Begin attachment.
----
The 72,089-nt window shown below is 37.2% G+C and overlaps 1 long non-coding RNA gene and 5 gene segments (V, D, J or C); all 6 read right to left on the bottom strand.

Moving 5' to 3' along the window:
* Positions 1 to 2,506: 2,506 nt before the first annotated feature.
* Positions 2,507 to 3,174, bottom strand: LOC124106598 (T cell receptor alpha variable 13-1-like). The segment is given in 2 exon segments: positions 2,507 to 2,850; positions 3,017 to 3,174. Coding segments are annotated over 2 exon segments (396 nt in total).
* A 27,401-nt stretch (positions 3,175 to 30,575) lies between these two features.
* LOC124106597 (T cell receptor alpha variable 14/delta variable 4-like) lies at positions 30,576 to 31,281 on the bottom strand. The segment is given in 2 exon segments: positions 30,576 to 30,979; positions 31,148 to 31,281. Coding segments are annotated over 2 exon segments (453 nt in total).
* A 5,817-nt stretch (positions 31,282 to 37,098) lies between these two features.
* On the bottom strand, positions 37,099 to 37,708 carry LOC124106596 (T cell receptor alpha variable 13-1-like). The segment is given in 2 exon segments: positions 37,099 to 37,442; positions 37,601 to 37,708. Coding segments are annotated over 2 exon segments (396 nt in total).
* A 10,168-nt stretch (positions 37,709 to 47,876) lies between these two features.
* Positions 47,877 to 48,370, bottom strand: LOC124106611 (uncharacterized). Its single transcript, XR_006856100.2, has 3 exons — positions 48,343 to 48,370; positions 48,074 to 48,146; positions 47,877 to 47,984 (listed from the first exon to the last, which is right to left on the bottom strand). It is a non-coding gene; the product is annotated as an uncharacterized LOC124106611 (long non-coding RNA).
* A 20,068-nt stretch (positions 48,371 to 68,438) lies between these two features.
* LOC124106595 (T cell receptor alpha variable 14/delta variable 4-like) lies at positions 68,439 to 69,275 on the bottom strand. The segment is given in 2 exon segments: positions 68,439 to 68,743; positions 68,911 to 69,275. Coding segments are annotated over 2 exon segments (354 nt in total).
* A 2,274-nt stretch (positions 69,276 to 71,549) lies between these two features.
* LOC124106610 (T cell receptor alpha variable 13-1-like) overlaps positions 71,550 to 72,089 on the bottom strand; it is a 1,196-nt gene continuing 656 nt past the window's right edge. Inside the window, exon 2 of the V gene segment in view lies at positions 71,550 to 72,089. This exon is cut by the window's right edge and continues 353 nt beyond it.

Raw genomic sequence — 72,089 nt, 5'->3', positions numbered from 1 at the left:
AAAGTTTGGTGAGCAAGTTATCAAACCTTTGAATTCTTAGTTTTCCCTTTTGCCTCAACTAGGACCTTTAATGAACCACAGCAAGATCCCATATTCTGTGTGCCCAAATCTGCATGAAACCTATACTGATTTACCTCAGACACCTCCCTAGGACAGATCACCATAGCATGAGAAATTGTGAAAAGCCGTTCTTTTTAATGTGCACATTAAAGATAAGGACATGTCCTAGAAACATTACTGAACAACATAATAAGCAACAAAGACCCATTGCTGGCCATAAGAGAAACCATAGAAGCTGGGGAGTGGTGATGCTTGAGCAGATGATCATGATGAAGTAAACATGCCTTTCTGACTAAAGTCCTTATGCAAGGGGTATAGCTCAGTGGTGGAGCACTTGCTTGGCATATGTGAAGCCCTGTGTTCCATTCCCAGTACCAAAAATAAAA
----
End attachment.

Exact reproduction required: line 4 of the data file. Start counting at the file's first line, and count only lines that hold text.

* Positions 2,507 to 3,174, bottom strand: LOC124106598 (T cell receptor alpha variable 13-1-like). The segment is given in 2 exon segments: positions 2,507 to 2,850; positions 3,017 to 3,174. Coding segments are annotated over 2 exon segments (396 nt in total).